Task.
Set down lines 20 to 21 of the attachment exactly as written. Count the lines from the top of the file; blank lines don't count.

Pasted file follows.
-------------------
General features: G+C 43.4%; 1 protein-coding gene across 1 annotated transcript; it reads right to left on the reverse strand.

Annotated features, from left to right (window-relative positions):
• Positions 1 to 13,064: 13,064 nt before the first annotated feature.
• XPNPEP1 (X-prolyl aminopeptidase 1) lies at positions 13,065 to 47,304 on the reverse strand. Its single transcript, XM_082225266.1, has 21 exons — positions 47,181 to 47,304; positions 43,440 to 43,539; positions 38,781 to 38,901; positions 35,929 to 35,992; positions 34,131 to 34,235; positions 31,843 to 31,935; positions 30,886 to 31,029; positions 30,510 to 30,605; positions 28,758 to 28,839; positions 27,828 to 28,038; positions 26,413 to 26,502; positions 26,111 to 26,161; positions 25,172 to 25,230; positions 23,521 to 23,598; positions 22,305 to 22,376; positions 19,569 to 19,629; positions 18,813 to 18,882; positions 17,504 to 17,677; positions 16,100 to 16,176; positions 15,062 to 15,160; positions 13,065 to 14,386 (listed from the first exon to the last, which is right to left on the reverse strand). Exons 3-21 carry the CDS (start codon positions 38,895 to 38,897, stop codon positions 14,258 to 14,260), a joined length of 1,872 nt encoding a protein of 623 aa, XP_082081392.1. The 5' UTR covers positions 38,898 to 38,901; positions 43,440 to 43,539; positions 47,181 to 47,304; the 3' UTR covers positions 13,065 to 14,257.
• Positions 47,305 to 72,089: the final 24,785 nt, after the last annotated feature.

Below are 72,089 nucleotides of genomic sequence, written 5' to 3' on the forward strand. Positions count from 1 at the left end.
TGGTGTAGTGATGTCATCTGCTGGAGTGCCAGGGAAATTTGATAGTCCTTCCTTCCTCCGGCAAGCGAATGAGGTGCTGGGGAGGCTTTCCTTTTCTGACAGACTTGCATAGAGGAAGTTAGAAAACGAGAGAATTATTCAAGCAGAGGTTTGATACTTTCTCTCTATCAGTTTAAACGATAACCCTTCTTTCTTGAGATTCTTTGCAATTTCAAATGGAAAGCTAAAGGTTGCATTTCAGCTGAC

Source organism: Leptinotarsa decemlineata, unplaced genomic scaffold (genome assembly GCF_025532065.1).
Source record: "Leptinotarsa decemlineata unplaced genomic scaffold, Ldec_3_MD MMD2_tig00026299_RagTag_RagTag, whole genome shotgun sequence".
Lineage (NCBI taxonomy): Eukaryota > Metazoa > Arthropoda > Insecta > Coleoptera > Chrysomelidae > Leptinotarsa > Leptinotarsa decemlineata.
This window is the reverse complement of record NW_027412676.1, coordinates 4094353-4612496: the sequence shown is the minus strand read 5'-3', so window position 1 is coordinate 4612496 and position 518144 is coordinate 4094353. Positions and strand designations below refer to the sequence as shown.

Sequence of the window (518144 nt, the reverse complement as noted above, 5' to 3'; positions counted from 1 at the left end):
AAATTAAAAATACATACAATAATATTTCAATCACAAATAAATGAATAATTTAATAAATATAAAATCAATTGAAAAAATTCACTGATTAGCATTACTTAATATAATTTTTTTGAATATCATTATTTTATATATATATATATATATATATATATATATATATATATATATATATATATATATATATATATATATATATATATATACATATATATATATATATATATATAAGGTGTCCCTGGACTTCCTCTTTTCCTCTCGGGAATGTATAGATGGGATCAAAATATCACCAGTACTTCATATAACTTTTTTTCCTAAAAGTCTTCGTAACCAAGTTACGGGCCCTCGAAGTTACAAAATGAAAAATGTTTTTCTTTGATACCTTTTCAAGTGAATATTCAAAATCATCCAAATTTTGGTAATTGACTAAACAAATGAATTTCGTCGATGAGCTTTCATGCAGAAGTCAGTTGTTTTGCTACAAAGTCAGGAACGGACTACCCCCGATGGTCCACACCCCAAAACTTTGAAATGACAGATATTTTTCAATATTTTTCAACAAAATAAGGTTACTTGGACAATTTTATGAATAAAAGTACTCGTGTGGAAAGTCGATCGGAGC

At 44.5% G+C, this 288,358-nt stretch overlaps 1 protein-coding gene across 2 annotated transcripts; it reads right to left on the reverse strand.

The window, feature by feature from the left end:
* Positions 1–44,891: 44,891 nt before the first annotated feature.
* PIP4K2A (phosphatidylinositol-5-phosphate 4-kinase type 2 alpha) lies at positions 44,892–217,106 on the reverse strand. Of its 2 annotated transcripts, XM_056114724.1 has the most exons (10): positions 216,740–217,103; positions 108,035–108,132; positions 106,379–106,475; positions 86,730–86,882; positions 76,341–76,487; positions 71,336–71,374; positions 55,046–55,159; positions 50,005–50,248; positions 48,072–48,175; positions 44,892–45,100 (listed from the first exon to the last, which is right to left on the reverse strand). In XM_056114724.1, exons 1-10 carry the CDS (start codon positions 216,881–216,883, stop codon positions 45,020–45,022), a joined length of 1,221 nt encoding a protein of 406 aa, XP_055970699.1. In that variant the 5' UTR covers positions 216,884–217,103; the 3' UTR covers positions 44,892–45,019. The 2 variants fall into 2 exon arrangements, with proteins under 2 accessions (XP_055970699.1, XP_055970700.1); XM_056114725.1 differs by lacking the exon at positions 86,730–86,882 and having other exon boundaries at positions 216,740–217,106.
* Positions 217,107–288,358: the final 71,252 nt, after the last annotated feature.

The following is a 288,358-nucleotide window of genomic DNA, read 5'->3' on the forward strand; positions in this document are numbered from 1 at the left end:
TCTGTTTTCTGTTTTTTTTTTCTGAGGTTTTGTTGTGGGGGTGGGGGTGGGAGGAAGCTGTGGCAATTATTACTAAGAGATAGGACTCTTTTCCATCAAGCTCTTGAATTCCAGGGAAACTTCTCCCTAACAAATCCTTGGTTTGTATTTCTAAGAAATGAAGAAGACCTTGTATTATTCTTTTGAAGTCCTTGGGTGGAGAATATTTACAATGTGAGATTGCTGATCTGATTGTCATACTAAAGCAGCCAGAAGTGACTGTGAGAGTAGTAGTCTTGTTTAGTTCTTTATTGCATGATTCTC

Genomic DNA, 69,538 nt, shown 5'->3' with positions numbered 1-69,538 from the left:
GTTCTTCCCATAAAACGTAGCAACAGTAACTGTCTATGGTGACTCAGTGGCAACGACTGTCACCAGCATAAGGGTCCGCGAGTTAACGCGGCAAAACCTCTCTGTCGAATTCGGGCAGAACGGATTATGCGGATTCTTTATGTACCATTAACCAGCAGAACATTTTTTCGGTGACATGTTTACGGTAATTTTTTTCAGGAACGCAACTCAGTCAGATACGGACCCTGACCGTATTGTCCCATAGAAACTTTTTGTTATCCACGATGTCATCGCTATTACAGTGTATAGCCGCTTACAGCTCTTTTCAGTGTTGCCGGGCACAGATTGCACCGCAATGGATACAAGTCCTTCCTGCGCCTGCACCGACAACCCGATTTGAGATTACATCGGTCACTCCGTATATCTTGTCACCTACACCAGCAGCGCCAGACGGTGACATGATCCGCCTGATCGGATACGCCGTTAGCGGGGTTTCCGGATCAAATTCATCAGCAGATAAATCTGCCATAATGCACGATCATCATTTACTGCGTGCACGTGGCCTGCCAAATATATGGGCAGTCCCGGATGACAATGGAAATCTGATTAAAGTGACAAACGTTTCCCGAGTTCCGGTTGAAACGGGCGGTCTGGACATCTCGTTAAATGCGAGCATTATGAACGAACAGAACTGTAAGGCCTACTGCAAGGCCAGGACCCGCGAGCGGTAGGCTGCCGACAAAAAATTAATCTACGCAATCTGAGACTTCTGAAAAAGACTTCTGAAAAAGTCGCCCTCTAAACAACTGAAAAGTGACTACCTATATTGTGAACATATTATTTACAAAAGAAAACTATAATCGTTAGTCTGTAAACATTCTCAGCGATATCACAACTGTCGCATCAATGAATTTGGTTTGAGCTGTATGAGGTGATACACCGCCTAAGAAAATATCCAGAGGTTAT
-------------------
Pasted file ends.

TCTGTTTTCTGTTTTTTTTTTCTGAGGTTTTGTTGTGGGGGTGGGGGTGGGAGGAAGCTGTGGCAATTATTACTAAGAGATAGGACTCTTTTCCATCAAGCTCTTGAATTCCAGGGAAACTTCTCCCTAACAAATCCTTGGTTTGTATTTCTAAGAAATGAAGAAGACCTTGTATTATTCTTTTGAAGTCCTTGGGTGGAGAATATTTACAATGTGAGATTGCTGATCTGATTGTCATACTAAAGCAGCCAGAAGTGACTGTGAGAGTAGTAGTCTTGTTTAGTTCTTTATTGCATGATTCTC

Genomic DNA, 69,538 nt, shown 5'->3' with positions numbered 1-69,538 from the left: